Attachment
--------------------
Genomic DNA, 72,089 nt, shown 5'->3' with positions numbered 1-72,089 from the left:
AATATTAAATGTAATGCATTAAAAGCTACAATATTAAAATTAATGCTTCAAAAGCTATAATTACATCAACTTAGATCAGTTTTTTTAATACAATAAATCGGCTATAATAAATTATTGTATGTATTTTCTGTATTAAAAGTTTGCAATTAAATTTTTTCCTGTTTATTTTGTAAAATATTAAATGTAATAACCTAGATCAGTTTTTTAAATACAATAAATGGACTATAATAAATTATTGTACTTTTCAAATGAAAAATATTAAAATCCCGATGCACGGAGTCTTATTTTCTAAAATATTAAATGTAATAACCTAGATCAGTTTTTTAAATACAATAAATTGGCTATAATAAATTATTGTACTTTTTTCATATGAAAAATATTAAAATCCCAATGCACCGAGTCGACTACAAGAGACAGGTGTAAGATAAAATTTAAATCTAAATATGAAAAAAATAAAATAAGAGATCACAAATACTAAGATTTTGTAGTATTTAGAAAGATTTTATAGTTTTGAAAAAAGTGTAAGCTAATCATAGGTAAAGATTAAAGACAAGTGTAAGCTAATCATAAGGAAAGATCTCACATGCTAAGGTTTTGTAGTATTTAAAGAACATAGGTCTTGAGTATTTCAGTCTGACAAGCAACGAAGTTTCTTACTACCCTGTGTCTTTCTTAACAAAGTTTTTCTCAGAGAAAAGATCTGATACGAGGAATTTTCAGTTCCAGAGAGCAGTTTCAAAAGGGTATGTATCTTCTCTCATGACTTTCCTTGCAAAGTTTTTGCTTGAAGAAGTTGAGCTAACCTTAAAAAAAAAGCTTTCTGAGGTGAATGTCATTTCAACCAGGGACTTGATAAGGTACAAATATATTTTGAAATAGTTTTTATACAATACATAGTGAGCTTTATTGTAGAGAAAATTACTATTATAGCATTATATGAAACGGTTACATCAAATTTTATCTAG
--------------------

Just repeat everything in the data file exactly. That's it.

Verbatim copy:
Genomic DNA, 72,089 nt, shown 5'->3' with positions numbered 1-72,089 from the left:
AATATTAAATGTAATGCATTAAAAGCTACAATATTAAAATTAATGCTTCAAAAGCTATAATTACATCAACTTAGATCAGTTTTTTTAATACAATAAATCGGCTATAATAAATTATTGTATGTATTTTCTGTATTAAAAGTTTGCAATTAAATTTTTTCCTGTTTATTTTGTAAAATATTAAATGTAATAACCTAGATCAGTTTTTTAAATACAATAAATGGACTATAATAAATTATTGTACTTTTCAAATGAAAAATATTAAAATCCCGATGCACGGAGTCTTATTTTCTAAAATATTAAATGTAATAACCTAGATCAGTTTTTTAAATACAATAAATTGGCTATAATAAATTATTGTACTTTTTTCATATGAAAAATATTAAAATCCCAATGCACCGAGTCGACTACAAGAGACAGGTGTAAGATAAAATTTAAATCTAAATATGAAAAAAATAAAATAAGAGATCACAAATACTAAGATTTTGTAGTATTTAGAAAGATTTTATAGTTTTGAAAAAAGTGTAAGCTAATCATAGGTAAAGATTAAAGACAAGTGTAAGCTAATCATAAGGAAAGATCTCACATGCTAAGGTTTTGTAGTATTTAAAGAACATAGGTCTTGAGTATTTCAGTCTGACAAGCAACGAAGTTTCTTACTACCCTGTGTCTTTCTTAACAAAGTTTTTCTCAGAGAAAAGATCTGATACGAGGAATTTTCAGTTCCAGAGAGCAGTTTCAAAAGGGTATGTATCTTCTCTCATGACTTTCCTTGCAAAGTTTTTGCTTGAAGAAGTTGAGCTAACCTTAAAAAAAAAGCTTTCTGAGGTGAATGTCATTTCAACCAGGGACTTGATAAGGTACAAATATATTTTGAAATAGTTTTTATACAATACATAGTGAGCTTTATTGTAGAGAAAATTACTATTATAGCATTATATGAAACGGTTACATCAAATTTTATCTAG